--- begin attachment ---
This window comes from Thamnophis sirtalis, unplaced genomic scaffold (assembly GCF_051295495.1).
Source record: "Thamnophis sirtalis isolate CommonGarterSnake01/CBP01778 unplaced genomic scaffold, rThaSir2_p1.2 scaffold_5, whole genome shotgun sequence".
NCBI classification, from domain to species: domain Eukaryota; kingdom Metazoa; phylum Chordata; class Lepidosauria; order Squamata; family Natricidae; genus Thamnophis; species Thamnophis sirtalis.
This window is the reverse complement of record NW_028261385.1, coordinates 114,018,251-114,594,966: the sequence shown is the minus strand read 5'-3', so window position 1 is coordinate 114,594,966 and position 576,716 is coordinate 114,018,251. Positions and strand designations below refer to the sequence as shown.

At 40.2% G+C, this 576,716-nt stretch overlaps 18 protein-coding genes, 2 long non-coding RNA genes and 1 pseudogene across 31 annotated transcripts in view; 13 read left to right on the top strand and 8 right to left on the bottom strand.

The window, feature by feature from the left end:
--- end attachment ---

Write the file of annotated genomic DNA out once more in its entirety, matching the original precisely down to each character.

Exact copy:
This window comes from Thamnophis sirtalis, unplaced genomic scaffold (assembly GCF_051295495.1).
Source record: "Thamnophis sirtalis isolate CommonGarterSnake01/CBP01778 unplaced genomic scaffold, rThaSir2_p1.2 scaffold_5, whole genome shotgun sequence".
NCBI classification, from domain to species: domain Eukaryota; kingdom Metazoa; phylum Chordata; class Lepidosauria; order Squamata; family Natricidae; genus Thamnophis; species Thamnophis sirtalis.
This window is the reverse complement of record NW_028261385.1, coordinates 114,018,251-114,594,966: the sequence shown is the minus strand read 5'-3', so window position 1 is coordinate 114,594,966 and position 576,716 is coordinate 114,018,251. Positions and strand designations below refer to the sequence as shown.

At 40.2% G+C, this 576,716-nt stretch overlaps 18 protein-coding genes, 2 long non-coding RNA genes and 1 pseudogene across 31 annotated transcripts in view; 13 read left to right on the top strand and 8 right to left on the bottom strand.

The window, feature by feature from the left end: